White Tower Casino, Pleasure Beach
53°47′35″N 3°03′21″W / 53.7931°N 3.0559°W / 53.7931; -3.0559 (White Tower)
The 'Casino' building at Blackpool Pleasure Beach (cropped).jpg II 1937–1940 Designed by Joseph Emberton for Leonard Thompson of the Pleasure Beach, in the International Modern style, the White Tower was built 1937–40 and restored and altered in 1972 and 1977–79. It is constructed of reinforced concrete and has a circular plan with long, curved window bands. It has a thin spiral tower on one side of the entrance, which adds, according to Nikolaus Pevsner, "an appropriate note of gaiety", and a lower rectangular tower on the other side.[31][62]

See also[edit]

References[edit]

Notes
  1. ^ a b Listed Buildings, English Heritage, 2010, retrieved 26 August 2011 
  2. ^ Curtis (1988), pp. 19–20
  3. ^ Rennison (1996), p. 214
  4. ^ "Tower Buildings", National Heritage List for England (English Heritage), retrieved 24 June 2011 
  5. ^ Hartwell & Pevsner (2009), pp. 146–47
  6. ^ "Grand Theatre", National Heritage List for England (English Heritage), retrieved 24 June 2011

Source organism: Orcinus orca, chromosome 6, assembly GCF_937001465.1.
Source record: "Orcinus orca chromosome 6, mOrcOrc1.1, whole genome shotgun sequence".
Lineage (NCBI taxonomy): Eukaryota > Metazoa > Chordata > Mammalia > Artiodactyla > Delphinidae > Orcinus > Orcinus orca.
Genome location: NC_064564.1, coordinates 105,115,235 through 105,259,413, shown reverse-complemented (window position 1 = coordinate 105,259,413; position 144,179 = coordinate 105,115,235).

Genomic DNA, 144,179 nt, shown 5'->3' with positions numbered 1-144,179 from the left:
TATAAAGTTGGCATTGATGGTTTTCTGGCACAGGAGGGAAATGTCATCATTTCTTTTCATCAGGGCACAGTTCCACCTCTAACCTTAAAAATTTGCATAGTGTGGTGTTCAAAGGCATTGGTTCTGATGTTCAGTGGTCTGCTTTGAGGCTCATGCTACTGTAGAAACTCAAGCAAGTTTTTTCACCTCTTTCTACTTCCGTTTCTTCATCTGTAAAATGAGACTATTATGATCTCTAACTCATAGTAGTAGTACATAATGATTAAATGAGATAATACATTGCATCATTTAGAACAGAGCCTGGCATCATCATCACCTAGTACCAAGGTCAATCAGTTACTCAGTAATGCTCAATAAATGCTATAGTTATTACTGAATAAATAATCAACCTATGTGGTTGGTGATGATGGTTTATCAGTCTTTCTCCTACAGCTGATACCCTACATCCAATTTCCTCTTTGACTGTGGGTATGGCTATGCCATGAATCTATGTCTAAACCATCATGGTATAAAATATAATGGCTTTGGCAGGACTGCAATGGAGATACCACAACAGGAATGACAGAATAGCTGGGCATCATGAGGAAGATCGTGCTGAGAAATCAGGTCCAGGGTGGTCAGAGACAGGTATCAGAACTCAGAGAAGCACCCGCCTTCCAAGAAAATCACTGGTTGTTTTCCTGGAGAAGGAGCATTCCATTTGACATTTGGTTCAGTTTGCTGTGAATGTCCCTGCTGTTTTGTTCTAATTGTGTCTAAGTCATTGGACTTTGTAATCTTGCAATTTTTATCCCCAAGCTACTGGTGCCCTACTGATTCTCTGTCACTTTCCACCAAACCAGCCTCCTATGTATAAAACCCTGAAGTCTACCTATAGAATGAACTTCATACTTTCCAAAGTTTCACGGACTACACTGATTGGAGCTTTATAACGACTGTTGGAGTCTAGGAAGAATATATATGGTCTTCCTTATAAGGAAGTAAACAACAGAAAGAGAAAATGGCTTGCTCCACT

7. ^ Gibson & Pendlebury (2009), p. 121
  8. ^ Pevsner (1969), p. 69
  9. ^ "Church of the Sacred Heart", National Heritage List for England (English Heritage), retrieved 24 June 2011 
  10. ^ "Thanksgiving Shrine of Our Lady of Lourdes", National Heritage List for England (English Heritage), retrieved 24 June 2011 
  11. ^ "The Winter Gardens", National Heritage List for England (English Heritage), retrieved 24 June 2011 
  12. ^ "Nos 1 and 2 Fishers Lane", National Heritage List for England (English Heritage), retrieved 24 June 2011 
  13. ^ "Bispham Parish Church (All Hallows)", National Heritage List for England (English Heritage), retrieved 24 June 2011 
  14. ^ a b Hartwell & Pevsner (2009), p. 155
  15. ^ a b Hartwell & Pevsner (2009), p. 139
  16. ^ "Synagogue", National Heritage List for England (English Heritage), retrieved 24 June 2011 
  17. ^ "(Blowing Sands) and attached Wall to north", National Heritage List for England (English Heritage), retrieved 24 June 2011 
  18. ^ "Cabin Lift", National Heritage List for England (English Heritage), retrieved 24 June 2011